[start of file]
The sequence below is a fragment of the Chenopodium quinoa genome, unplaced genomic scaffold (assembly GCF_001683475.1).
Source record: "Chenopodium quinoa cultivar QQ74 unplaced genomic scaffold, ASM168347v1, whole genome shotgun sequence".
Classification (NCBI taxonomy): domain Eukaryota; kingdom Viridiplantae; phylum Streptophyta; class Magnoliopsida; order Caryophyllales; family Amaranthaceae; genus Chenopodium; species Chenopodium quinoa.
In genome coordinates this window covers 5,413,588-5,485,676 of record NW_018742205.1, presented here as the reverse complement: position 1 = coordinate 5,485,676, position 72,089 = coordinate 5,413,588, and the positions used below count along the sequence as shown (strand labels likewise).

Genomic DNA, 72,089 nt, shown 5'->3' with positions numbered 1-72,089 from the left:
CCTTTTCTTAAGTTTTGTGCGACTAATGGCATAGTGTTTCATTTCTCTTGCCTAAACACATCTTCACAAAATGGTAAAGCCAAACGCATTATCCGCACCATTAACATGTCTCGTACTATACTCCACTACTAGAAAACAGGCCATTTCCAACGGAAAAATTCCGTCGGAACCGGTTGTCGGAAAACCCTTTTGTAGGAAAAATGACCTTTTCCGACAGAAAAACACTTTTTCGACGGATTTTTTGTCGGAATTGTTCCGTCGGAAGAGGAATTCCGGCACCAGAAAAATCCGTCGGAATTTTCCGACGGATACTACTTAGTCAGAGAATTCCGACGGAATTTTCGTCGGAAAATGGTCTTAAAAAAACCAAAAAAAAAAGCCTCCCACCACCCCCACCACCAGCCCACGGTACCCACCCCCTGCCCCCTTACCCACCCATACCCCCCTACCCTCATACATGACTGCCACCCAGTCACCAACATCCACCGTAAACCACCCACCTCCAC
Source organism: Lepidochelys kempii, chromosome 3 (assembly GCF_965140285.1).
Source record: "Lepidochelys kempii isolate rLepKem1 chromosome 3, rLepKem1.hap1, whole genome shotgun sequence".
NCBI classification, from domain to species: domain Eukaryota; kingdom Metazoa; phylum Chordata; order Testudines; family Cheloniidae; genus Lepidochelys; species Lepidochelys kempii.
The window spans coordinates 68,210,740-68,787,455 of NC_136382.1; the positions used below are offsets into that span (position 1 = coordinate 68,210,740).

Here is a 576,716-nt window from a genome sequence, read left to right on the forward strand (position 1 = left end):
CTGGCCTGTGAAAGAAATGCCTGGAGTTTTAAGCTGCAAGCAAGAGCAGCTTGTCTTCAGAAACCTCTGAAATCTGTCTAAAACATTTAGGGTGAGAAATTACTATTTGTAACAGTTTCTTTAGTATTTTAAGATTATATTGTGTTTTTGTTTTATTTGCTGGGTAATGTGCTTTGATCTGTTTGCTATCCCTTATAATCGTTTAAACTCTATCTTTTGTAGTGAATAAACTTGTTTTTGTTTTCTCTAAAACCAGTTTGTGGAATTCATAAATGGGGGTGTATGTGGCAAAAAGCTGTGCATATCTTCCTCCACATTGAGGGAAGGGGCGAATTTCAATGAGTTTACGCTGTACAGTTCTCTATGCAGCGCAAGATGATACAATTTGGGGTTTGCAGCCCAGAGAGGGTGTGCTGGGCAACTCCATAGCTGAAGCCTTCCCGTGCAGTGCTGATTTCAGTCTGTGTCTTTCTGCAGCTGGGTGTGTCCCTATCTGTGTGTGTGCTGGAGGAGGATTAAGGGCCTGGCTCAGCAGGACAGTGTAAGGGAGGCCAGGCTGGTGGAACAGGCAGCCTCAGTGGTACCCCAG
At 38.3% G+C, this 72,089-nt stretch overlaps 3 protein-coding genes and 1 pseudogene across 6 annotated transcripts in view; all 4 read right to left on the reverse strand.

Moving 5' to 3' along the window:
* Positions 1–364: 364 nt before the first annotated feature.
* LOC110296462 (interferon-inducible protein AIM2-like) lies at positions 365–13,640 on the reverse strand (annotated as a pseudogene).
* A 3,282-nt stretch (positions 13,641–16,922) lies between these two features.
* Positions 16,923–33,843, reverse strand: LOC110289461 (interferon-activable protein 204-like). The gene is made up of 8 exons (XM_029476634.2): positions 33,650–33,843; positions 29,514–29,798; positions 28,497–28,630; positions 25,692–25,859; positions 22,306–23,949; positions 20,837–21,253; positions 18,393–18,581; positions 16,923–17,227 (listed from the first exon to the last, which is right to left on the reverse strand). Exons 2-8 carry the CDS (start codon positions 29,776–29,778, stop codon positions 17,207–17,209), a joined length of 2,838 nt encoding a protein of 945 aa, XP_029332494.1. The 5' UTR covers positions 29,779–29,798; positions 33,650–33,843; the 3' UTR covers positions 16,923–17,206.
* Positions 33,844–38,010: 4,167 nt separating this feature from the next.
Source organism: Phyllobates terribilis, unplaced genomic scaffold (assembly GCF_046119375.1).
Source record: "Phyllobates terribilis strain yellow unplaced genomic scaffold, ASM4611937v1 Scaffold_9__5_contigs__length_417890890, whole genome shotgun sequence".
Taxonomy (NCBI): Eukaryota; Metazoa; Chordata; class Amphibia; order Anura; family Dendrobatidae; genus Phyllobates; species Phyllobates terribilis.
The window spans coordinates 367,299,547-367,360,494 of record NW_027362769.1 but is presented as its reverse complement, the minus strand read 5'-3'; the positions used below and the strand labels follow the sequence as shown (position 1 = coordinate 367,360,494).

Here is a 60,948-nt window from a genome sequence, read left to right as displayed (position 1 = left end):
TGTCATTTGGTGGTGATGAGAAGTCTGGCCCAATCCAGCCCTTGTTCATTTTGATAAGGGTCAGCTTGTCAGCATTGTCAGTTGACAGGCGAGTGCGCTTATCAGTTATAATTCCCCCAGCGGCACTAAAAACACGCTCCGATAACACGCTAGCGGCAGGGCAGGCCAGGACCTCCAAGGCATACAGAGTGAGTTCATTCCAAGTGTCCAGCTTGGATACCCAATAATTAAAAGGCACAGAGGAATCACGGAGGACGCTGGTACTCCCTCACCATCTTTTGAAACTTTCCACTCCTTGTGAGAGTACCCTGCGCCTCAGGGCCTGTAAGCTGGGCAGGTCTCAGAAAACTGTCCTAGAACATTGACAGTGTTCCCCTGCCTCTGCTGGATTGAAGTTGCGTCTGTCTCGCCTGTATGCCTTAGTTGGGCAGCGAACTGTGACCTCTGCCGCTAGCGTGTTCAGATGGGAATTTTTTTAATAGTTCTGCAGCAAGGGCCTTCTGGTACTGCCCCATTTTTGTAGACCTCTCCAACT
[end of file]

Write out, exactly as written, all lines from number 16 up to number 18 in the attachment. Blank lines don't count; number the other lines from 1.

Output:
* LOC110296462 (interferon-inducible protein AIM2-like) lies at positions 365–13,640 on the reverse strand (annotated as a pseudogene).
* A 3,282-nt stretch (positions 13,641–16,922) lies between these two features.
* Positions 16,923–33,843, reverse strand: LOC110289461 (interferon-activable protein 204-like). The gene is made up of 8 exons (XM_029476634.2): positions 33,650–33,843; positions 29,514–29,798; positions 28,497–28,630; positions 25,692–25,859; positions 22,306–23,949; positions 20,837–21,253; positions 18,393–18,581; positions 16,923–17,227 (listed from the first exon to the last, which is right to left on the reverse strand). Exons 2-8 carry the CDS (start codon positions 29,776–29,778, stop codon positions 17,207–17,209), a joined length of 2,838 nt encoding a protein of 945 aa, XP_029332494.1. The 5' UTR covers positions 29,779–29,798; positions 33,650–33,843; the 3' UTR covers positions 16,923–17,206.